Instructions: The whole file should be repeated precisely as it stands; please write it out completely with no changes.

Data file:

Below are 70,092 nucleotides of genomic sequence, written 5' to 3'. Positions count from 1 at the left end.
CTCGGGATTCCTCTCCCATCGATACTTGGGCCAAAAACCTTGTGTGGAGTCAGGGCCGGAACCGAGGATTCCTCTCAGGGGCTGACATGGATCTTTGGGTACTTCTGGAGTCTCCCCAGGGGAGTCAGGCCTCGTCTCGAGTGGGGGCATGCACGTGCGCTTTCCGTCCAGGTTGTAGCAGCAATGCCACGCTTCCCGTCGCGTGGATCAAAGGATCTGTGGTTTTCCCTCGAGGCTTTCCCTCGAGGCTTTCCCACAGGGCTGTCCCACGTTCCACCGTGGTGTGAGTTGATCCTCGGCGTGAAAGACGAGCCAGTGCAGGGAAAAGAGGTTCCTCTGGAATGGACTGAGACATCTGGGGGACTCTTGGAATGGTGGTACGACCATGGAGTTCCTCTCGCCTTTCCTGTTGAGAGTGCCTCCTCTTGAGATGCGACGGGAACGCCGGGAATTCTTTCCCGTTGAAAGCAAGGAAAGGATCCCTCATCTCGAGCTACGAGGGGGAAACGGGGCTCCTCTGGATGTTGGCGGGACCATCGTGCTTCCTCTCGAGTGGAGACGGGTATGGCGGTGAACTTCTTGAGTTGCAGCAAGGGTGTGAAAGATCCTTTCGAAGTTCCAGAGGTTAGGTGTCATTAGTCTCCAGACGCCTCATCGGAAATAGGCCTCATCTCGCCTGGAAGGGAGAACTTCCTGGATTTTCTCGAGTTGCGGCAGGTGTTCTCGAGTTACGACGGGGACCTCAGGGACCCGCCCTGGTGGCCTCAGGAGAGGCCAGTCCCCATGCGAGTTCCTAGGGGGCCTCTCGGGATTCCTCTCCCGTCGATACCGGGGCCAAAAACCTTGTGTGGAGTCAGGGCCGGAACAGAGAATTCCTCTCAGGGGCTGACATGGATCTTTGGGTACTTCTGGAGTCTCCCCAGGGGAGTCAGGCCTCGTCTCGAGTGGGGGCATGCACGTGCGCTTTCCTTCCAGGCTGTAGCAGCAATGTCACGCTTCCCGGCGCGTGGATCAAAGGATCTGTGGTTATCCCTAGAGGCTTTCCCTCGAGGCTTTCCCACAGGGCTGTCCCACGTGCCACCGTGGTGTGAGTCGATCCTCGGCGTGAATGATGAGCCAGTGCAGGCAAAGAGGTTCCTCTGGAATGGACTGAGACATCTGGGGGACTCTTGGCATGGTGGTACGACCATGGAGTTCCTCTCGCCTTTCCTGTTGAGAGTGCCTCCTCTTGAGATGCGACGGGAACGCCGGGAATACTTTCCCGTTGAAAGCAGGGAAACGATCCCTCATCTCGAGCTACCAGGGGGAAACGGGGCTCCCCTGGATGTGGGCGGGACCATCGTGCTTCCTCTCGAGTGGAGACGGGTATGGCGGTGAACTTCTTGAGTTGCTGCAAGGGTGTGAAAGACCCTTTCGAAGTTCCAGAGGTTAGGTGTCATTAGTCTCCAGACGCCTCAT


Below are 70,092 nucleotides of genomic sequence, written 5' to 3'. Positions count from 1 at the left end.
CTCGGGATTCCTCTCCCATCGATACTTGGGCCAAAAACCTTGTGTGGAGTCAGGGCCGGAACCGAGGATTCCTCTCAGGGGCTGACATGGATCTTTGGGTACTTCTGGAGTCTCCCCAGGGGAGTCAGGCCTCGTCTCGAGTGGGGGCATGCACGTGCGCTTTCCGTCCAGGTTGTAGCAGCAATGCCACGCTTCCCGTCGCGTGGATCAAAGGATCTGTGGTTTTCCCTCGAGGCTTTCCCTCGAGGCTTTCCCACAGGGCTGTCCCACGTTCCACCGTGGTGTGAGTTGATCCTCGGCGTGAAAGACGAGCCAGTGCAGGGAAAAGAGGTTCCTCTGGAATGGACTGAGACATCTGGGGGACTCTTGGAATGGTGGTACGACCATGGAGTTCCTCTCGCCTTTCCTGTTGAGAGTGCCTCCTCTTGAGATGCGACGGGAACGCCGGGAATTCTTTCCCGTTGAAAGCAAGGAAAGGATCCCTCATCTCGAGCTACGAGGGGGAAACGGGGCTCCTCTGGATGTTGGCGGGACCATCGTGCTTCCTCTCGAGTGGAGACGGGTATGGCGGTGAACTTCTTGAGTTGCAGCAAGGGTGTGAAAGATCCTTTCGAAGTTCCAGAGGTTAGGTGTCATTAGTCTCCAGACGCCTCATCGGAAATAGGCCTCATCTCGCCTGGAAGGGAGAACTTCCTGGATTTTCTCGAGTTGCGGCAGGTGTTCTCGAGTTACGACGGGGACCTCAGGGACCCGCCCTGGTGGCCTCAGGAGAGGCCAGTCCCCATGCGAGTTCCTAGGGGGCCTCTCGGGATTCCTCTCCCGTCGATACCGGGGCCAAAAACCTTGTGTGGAGTCAGGGCCGGAACAGAGAATTCCTCTCAGGGGCTGACATGGATCTTTGGGTACTTCTGGAGTCTCCCCAGGGGAGTCAGGCCTCGTCTCGAGTGGGGGCATGCACGTGCGCTTTCCTTCCAGGCTGTAGCAGCAATGTCACGCTTCCCGGCGCGTGGATCAAAGGATCTGTGGTTATCCCTAGAGGCTTTCCCTCGAGGCTTTCCCACAGGGCTGTCCCACGTGCCACCGTGGTGTGAGTCGATCCTCGGCGTGAATGATGAGCCAGTGCAGGCAAAGAGGTTCCTCTGGAATGGACTGAGACATCTGGGGGACTCTTGGCATGGTGGTACGACCATGGAGTTCCTCTCGCCTTTCCTGTTGAGAGTGCCTCCTCTTGAGATGCGACGGGAACGCCGGGAATACTTTCCCGTTGAAAGCAGGGAAACGATCCCTCATCTCGAGCTACCAGGGGGAAACGGGGCTCCCCTGGATGTGGGCGGGACCATCGTGCTTCCTCTCGAGTGGAGACGGGTATGGCGGTGAACTTCTTGAGTTGCTGCAAGGGTGTGAAAGACCCTTTCGAAGTTCCAGAGGTTAGGTGTCATTAGTCTCCAGACGCCTCAT